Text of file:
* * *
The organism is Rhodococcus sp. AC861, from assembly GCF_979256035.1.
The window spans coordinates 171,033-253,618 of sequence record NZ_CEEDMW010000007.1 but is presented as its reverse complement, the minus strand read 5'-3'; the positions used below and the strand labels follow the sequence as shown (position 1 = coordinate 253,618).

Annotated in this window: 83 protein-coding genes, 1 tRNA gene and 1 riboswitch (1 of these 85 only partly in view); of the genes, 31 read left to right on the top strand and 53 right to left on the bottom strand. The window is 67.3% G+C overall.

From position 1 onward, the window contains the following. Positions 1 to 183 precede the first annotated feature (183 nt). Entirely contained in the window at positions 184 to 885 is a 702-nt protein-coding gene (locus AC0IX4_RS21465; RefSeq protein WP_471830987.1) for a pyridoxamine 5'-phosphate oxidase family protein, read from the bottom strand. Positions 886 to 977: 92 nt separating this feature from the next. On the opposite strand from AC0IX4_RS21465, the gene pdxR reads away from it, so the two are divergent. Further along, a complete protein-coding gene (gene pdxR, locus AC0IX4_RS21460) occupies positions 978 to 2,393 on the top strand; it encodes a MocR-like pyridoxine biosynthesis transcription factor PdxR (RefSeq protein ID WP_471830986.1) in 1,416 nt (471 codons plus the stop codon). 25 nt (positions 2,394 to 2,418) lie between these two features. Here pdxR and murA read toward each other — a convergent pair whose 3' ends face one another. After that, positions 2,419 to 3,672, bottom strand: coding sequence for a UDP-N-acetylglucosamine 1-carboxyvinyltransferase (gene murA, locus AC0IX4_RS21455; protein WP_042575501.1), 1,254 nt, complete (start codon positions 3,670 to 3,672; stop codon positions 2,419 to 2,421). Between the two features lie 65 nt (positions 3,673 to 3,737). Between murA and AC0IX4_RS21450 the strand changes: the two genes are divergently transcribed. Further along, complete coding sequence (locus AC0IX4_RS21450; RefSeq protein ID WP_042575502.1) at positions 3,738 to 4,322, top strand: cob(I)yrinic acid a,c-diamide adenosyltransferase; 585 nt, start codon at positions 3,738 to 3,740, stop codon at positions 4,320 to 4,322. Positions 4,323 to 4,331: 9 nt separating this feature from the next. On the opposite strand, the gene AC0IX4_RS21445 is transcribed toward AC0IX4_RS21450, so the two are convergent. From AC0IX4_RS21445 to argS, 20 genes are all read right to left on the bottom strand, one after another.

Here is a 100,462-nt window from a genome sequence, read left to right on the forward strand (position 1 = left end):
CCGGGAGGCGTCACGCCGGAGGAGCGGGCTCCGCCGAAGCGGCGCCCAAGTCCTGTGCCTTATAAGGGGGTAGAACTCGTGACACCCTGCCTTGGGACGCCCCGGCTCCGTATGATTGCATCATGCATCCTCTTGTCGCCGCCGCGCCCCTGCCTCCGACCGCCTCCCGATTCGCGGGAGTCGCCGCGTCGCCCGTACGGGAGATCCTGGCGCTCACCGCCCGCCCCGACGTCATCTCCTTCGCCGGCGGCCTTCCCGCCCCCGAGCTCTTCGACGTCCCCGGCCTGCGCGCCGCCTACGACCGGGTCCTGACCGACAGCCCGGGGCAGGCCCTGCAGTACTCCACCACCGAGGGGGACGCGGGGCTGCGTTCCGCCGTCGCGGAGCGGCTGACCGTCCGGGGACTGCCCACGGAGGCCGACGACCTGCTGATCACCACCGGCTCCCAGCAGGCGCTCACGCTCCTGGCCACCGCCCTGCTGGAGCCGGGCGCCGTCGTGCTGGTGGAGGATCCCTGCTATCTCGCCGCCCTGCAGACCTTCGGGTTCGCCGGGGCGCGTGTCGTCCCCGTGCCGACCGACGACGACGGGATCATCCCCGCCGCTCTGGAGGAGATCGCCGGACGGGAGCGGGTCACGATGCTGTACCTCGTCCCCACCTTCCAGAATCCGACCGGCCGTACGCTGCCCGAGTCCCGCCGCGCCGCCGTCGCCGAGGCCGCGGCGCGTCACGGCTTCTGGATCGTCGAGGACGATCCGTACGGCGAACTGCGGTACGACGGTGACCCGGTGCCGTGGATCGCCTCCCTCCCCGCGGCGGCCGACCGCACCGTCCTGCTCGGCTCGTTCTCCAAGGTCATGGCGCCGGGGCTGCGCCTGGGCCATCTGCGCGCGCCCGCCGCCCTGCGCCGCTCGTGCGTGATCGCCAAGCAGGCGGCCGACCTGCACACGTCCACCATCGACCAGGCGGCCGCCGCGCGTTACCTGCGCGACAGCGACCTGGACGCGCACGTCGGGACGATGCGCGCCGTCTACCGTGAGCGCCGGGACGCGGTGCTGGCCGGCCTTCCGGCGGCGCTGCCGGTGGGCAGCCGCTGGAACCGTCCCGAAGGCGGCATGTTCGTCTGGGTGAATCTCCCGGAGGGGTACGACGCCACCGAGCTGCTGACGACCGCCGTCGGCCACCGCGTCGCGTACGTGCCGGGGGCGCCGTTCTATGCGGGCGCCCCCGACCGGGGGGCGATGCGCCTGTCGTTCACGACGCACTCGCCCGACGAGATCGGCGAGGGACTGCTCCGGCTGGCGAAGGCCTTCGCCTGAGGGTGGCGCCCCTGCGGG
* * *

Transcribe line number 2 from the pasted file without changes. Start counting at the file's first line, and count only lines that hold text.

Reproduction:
The window spans coordinates 171,033-253,618 of sequence record NZ_CEEDMW010000007.1 but is presented as its reverse complement, the minus strand read 5'-3'; the positions used below and the strand labels follow the sequence as shown (position 1 = coordinate 253,618).